The PPC (I cally it "minny") hasnt misbehaved - but it was murmuring a little - but I attribute this to either some DNS lookup delays, or my news aggregator Perl script. The news aggregator ( has a bug/memory leak, so after a few weeks of operation its used about 200min of CPU and a whopping 40MB of RAM. One of my weekend jobs is to fix the memory leak.

Now the good news. Intel NUC. I keep seeing these devices, and they are cute. Of course, one never buys a machine because it is cute, but, err...ok, I did. The Intel NUC (go see Amazon or Intel for details) is a device slightly taller than the old style Mac Mini, but smaller - about the size of a CD case. I kept trying to decide what to do; previously I had purchased a Raspberry Pi, as a replacement for minny, but I was not happy with the Pi - too low performance, horrible dangly wires and protusions and unreliable power supply. The NUC is good - I opted for the outdated Intel Celeron model - the cheapest. I thought I would use USB for hard drive or an SSD disk. But why pay for SSD. A 1TB disk was about 50 pounds. Add 26 pounds for 4GB RAM, and we are looking at a new machine for about 170 pounds. The machine screams.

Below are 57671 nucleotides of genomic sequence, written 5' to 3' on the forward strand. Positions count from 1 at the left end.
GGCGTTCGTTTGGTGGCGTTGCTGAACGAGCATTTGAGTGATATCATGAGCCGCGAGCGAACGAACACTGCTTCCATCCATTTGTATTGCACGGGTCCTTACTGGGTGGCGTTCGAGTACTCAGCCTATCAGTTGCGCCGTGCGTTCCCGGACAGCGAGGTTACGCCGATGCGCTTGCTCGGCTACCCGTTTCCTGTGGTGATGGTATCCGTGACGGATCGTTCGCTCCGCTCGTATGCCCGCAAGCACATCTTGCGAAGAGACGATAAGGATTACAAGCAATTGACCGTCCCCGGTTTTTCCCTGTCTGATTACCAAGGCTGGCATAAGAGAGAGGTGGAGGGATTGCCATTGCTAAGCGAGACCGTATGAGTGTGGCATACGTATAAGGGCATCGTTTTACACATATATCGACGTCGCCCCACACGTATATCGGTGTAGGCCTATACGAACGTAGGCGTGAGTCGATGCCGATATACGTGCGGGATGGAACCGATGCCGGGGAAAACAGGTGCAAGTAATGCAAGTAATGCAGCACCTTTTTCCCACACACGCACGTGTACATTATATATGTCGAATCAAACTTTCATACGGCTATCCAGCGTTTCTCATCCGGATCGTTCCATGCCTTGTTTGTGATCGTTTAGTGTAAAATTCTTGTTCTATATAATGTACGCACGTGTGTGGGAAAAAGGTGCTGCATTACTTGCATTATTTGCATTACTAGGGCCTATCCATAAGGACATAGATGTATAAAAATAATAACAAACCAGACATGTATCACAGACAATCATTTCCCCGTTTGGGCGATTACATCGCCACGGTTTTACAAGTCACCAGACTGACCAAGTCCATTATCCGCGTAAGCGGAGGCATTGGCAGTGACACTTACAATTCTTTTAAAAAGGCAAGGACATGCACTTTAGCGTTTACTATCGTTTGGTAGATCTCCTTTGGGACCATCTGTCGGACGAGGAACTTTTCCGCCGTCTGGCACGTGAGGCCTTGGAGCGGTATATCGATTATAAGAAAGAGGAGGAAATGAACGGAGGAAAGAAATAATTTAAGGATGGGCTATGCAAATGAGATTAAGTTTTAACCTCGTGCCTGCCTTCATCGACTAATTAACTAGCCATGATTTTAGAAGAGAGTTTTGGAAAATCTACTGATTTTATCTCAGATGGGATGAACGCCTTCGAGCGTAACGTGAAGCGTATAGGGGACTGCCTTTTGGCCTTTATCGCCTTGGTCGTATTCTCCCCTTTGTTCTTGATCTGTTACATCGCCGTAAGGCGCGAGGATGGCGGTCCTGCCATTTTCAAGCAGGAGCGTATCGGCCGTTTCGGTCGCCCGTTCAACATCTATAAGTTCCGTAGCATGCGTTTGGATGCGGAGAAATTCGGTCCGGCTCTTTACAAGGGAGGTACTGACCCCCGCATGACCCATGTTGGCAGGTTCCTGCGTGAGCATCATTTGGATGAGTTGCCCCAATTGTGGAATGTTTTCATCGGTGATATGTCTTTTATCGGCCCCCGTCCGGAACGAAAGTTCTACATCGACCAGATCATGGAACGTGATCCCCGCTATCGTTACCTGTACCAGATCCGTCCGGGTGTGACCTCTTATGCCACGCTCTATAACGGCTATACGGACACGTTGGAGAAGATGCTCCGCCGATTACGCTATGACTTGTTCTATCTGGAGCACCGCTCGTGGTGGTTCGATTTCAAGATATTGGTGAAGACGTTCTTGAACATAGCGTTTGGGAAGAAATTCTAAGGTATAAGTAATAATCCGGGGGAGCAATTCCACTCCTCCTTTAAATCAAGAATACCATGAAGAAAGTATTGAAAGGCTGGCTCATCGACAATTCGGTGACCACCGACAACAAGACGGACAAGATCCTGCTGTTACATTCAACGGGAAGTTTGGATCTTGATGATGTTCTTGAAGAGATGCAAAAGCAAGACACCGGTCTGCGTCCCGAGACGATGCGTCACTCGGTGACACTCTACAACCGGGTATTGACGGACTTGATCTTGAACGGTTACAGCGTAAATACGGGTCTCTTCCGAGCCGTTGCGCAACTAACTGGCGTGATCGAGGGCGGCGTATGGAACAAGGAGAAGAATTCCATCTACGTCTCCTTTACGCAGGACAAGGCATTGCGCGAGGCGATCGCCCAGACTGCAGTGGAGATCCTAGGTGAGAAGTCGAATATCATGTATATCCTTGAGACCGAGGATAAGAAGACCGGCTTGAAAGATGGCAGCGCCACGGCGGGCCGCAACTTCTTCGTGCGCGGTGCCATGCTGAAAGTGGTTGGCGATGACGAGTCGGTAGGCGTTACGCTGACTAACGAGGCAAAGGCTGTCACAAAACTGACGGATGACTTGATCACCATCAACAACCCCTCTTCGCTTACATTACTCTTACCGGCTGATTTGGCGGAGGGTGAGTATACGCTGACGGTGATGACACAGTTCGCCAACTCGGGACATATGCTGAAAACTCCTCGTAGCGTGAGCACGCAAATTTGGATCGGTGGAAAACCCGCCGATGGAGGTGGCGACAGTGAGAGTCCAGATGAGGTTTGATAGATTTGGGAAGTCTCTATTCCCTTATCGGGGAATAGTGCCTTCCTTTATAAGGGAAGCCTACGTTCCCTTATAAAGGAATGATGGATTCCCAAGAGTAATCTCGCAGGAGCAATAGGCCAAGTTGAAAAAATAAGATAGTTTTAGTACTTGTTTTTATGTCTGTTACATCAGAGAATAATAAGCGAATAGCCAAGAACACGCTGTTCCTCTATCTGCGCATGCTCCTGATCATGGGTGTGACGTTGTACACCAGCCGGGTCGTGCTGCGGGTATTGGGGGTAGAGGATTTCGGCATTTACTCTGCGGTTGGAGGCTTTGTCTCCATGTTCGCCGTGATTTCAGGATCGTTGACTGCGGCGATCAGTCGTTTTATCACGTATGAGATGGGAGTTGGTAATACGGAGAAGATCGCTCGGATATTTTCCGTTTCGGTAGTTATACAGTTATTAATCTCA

I installed Ubuntu 14.04 - the same as my other machines, and I can now divorce myself from the PPC vs x86 binary compatibility problems.

I never filled the 80GB drive in the mac mini and I definitely wont fill the 1TB drive in the new machine. Of course, the new machine needs a name - "nucky" - after Nucky Thompson, from "Boardwalk".

I am presently copying the old crisp releases on to the machine so it can transparently take over from minny. And thats about it.

In all the years of minny - bots have been continuously attempting automated dictionary attacks to break into the machine. Maybe, because its a PPC, that no-one ever succeeded. I like to think they wont on nucky, but, there is nothing to steal from there. It would be darned annoying.

This new "mini" machine is great; I might get a higher end one - an i3 or i5, but the price differential seems obsurd. The Celeron chip is a dual core chip - with a decent size cache. Its a great CPU for this purpose. It might not be for intensive video (but should be sufficient for watching videos), or gaming.